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Call Of Duty: Modern Warfare Review: Worth The (Captain) Price

Modern Warfare successfully breathes new life into the iconic sub-series.

At this point, the Call of Duty franchise really needs no introduction, especially with its latest release, Modern Warfare, being the sixteenth installment in the long-running series. After so many annual releases, it’s only natural for originality to have run its course, even for a game that thrives on constantly adding new and futuristic battlefield gear, mechanics, and weaponry. As such, it was only a matter of time until the Modern Warfare storyline was rebooted. Despite some initial hiccups (which is apparently the trend for new triple-A titles these days), Modern Warfare successfully breathes new life into the iconic sub-series, allowing long-time fans of the game to revel in the presence that a refreshed Captain Price provides, while inviting new players to jump right into the fray.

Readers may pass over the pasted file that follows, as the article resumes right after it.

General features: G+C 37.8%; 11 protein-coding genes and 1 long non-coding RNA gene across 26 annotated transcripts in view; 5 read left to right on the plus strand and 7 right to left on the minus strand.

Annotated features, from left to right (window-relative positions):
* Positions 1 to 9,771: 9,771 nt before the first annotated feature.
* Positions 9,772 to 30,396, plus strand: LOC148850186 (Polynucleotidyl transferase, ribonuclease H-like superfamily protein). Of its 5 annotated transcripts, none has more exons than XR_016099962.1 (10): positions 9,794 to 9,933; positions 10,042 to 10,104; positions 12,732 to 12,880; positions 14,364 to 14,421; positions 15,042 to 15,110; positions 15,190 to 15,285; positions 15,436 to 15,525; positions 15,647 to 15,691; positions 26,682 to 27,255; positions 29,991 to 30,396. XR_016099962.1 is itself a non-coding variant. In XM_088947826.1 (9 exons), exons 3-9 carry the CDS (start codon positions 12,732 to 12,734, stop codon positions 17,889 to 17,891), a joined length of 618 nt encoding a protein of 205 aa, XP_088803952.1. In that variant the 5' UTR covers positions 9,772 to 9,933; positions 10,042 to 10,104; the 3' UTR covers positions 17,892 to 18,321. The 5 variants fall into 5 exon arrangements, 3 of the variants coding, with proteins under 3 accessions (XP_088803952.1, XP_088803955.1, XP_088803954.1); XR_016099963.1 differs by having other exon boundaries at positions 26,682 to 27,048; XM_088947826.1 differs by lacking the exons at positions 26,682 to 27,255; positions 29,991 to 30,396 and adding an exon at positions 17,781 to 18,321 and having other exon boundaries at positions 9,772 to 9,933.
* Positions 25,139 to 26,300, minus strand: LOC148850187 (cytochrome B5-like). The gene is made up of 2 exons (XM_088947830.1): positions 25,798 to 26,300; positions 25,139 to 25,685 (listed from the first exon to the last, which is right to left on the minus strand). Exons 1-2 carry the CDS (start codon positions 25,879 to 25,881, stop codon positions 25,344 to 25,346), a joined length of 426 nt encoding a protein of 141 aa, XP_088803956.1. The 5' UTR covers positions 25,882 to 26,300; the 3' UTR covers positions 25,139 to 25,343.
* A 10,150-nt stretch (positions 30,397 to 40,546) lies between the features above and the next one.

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Dark Enough For Night Vision Goggles

Modern Warfare brings with it an all-new single-player campaign that ignores much of what players and Captain Price have been through in the past twelve years. That said, there are still plenty of nods to characters and other situations from the previous titles to provide veteran COD players with fond nostalgic memories of the Xbox 360 and PlayStation 3 days.